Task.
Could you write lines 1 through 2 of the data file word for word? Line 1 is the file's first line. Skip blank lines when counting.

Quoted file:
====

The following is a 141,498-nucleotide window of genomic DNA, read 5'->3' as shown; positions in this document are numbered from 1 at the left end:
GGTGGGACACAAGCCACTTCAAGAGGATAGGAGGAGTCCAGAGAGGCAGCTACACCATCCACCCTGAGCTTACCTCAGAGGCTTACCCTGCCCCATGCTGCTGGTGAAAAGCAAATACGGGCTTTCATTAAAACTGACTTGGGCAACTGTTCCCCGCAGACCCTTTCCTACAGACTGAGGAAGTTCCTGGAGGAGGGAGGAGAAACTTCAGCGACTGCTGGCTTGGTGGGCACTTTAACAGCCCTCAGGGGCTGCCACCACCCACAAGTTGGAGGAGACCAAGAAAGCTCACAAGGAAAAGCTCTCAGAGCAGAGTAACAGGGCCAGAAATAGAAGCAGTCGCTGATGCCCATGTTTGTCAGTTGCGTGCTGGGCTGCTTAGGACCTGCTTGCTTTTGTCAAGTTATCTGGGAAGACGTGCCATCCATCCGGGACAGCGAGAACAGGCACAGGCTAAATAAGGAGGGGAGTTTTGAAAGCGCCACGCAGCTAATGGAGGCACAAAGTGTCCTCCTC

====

The following is a 141,498-nucleotide window of genomic DNA, read 5'->3' as shown; positions in this document are numbered from 1 at the left end:
GGTGGGACACAAGCCACTTCAAGAGGATAGGAGGAGTCCAGAGAGGCAGCTACACCATCCACCCTGAGCTTACCTCAGAGGCTTACCCTGCCCCATGCTGCTGGTGAAAAGCAAATACGGGCTTTCATTAAAACTGACTTGGGCAACTGTTCCCCGCAGACCCTTTCCTACAGACTGAGGAAGTTCCTGGAGGAGGGAGGAGAAACTTCAGCGACTGCTGGCTTGGTGGGCACTTTAACAGCCCTCAGGGGCTGCCACCACCCACAAGTTGGAGGAGACCAAGAAAGCTCACAAGGAAAAGCTCTCAGAGCAGAGTAACAGGGCCAGAAATAGAAGCAGTCGCTGATGCCCATGTTTGTCAGTTGCGTGCTGGGCTGCTTAGGACCTGCTTGCTTTTGTCAAGTTATCTGGGAAGACGTGCCATCCATCCGGGACAGCGAGAACAGGCACAGGCTAAATAAGGAGGGGAGTTTTGAAAGCGCCACGCAGCTAATGGAGGCACAAAGTGTCCTCCTC